All the trans news that fits! (and some that never will)
When are the major motion picture studios going to show a Transgender woman in the role of a Transgender woman who is harassed for using the women’s restroom in the workplace?
When will a Transgender man play the role of a Transgender man who is fired from his job?
When will Hollywood get on board with this?
It doesn’t look like it’s going to be any time soon, judging by the last five years. That’s how long GLAAD, a non-profit organization dedicated to raising public awareness on lesbian, gay, bisexual, and transgender issues, has been publishing its annual Studio Responsibility Index (SRI). Since 2012, major film studios released a total of 568 films, and 96 of them contained characters who are LGBT, the vast majority of which were there to be the punching bag for humiliating jokes. Transgender characters barely registered a blip on the screen of the major studios, with only four films featuring transgender characters: two in 2013 (“Grudge Match” and “Instructions Not Included”); one in 2015 (“Grandma”); and one in 2016 (“Zoolander 2”).
Though she appeared in just one scene, only the character Deathy, the tattoo artist played by Laverne Cox in “Grandma”, provided significant dramatic impact to the plot. The three other films featured characters that were either imprisoned or the set-up for derisive jokes about transphopia.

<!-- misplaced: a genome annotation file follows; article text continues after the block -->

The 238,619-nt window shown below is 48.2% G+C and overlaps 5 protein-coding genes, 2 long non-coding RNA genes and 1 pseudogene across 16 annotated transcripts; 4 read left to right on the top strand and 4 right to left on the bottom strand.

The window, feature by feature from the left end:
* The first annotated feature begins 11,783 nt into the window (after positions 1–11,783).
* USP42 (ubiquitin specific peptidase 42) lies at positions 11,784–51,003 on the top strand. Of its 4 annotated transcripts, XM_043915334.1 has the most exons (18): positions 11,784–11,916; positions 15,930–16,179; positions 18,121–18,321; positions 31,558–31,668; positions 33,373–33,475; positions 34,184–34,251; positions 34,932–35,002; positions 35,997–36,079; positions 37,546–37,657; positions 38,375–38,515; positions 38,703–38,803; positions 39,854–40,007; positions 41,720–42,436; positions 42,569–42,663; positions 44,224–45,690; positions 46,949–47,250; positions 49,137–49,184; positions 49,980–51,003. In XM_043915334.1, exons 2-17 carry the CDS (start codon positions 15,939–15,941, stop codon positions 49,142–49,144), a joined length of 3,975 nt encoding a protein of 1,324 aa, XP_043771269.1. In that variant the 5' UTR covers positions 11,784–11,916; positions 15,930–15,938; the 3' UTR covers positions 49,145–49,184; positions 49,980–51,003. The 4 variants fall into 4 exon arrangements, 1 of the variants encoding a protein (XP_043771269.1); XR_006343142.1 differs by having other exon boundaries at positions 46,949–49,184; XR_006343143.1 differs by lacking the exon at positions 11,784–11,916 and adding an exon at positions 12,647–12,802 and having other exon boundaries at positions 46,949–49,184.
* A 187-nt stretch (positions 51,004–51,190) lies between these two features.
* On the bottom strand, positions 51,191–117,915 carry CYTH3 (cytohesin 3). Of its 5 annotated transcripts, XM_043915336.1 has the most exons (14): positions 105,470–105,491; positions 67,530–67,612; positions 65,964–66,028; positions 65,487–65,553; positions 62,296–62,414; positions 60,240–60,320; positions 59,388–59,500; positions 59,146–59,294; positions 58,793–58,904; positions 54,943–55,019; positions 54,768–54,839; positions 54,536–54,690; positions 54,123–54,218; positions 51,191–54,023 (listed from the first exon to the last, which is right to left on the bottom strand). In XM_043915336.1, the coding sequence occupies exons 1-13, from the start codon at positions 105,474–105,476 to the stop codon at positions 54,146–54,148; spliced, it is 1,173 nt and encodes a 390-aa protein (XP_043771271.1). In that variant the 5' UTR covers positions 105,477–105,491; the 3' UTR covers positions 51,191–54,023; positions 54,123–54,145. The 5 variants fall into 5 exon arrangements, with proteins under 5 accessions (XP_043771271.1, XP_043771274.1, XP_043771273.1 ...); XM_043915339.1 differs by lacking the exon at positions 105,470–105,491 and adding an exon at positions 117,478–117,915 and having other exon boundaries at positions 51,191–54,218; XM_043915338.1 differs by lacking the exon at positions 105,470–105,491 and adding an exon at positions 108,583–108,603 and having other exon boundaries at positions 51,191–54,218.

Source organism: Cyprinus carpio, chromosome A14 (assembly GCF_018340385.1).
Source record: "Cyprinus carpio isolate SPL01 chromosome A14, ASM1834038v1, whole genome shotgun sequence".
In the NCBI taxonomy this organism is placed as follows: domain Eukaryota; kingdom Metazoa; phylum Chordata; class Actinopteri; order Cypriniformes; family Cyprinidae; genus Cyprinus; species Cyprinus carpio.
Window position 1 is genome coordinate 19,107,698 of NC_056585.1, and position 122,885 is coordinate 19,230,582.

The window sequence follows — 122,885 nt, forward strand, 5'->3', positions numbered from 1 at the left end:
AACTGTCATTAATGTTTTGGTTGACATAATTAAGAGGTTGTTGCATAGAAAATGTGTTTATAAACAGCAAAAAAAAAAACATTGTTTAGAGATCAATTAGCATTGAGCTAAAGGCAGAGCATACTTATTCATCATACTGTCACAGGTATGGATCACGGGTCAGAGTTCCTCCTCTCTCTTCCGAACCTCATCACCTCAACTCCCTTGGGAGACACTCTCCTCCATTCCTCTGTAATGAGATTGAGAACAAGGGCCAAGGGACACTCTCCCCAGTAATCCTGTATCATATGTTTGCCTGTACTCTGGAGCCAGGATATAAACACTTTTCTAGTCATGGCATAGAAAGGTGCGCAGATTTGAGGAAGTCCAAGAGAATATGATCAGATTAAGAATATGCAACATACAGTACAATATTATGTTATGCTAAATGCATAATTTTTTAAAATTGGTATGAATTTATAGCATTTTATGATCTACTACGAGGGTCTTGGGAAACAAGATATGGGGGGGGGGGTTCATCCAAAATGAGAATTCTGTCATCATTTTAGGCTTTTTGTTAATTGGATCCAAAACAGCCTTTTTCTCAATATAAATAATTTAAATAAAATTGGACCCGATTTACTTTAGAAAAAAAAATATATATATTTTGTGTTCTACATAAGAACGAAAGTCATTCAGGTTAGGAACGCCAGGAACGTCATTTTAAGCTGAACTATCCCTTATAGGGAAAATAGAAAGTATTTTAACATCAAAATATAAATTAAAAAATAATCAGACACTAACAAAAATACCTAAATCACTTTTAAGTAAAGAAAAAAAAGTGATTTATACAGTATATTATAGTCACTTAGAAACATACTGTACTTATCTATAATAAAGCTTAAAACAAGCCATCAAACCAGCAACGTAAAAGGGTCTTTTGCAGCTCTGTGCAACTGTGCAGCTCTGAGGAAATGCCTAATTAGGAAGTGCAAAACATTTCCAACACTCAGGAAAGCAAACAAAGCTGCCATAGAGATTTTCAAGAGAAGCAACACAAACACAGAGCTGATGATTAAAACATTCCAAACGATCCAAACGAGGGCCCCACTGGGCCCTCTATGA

But, that’s where the easy money is. After all, this is America, and let’s face it, the return on an investment on a white hetero-normative middle-class narrative – whether it’s told through dehumanizing jokes, violence, or animation – is far greater than developing a Transgender character with substance and depth. The less likely it is that a screenplay will be a blockbuster hit, the more likely it is that the budget will be slashed to improve the margins and distribution will be limited.
But, it’s too easy to simply say the seven major studios – 20th Century Fox, Lionsgate, Paramount Pictures, Sony Pictures, Universal Pictures, Walt Disney Studios, and Warner Brothers – are in the business of making money, and not creating cultural change.